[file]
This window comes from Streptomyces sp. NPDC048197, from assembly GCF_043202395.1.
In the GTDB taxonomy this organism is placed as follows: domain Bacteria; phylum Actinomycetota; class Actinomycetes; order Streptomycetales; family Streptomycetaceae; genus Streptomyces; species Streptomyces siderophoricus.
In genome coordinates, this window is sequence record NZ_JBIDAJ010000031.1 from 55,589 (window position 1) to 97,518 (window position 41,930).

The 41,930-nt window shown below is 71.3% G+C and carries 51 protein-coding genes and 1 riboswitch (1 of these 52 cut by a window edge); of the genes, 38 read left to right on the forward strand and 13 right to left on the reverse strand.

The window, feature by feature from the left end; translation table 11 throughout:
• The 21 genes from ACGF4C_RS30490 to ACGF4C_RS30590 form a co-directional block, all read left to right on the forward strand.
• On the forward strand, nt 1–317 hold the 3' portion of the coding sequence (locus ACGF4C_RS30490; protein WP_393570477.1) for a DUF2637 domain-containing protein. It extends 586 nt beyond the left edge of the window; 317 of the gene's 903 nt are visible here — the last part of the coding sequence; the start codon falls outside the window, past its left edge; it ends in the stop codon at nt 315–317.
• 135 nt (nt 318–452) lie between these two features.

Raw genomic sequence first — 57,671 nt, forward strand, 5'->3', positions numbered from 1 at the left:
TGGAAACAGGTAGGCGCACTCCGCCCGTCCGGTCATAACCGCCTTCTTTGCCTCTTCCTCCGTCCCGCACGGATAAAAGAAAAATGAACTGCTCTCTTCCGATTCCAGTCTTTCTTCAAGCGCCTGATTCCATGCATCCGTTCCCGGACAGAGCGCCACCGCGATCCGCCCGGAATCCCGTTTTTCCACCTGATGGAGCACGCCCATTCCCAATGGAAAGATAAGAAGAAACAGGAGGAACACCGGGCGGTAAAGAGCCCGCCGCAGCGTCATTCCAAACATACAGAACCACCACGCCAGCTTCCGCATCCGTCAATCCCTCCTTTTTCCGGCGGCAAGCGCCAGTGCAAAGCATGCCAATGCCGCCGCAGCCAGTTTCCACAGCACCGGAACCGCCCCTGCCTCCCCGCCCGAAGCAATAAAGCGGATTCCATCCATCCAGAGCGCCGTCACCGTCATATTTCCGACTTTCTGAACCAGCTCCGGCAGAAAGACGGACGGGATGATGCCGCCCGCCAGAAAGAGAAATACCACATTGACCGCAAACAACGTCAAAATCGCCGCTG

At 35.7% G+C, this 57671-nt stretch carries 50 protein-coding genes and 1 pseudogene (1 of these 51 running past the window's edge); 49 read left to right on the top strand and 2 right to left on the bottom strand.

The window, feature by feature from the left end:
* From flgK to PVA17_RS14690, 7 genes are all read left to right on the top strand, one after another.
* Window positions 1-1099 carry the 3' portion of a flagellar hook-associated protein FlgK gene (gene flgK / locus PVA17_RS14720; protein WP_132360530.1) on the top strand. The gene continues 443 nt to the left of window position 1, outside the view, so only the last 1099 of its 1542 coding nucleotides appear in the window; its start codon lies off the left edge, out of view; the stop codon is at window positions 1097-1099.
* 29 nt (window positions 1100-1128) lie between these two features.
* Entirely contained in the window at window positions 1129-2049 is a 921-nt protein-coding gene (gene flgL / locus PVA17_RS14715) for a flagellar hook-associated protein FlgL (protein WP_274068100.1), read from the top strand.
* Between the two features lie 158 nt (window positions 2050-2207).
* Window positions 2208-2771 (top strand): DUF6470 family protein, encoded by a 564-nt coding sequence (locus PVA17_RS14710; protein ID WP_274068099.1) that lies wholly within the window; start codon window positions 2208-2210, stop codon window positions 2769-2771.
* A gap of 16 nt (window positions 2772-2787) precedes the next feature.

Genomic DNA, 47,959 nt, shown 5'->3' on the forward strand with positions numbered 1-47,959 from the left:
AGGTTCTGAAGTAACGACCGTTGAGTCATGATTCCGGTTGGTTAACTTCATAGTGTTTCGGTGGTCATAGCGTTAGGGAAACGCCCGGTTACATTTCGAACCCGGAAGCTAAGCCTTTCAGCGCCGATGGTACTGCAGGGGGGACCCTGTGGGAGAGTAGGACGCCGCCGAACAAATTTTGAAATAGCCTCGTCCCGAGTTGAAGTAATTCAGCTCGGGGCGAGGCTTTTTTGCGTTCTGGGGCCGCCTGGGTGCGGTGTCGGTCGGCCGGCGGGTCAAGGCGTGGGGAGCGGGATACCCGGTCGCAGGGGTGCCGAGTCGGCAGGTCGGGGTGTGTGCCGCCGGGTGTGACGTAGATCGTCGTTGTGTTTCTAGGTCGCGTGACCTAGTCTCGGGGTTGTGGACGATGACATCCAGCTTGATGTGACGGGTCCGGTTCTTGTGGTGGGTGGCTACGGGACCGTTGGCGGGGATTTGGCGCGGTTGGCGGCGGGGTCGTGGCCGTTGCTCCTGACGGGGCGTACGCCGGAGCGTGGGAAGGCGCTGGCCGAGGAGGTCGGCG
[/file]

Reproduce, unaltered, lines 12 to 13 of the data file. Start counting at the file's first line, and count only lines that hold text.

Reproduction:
The window, feature by feature from the left end:
* From flgK to PVA17_RS14690, 7 genes are all read left to right on the top strand, one after another.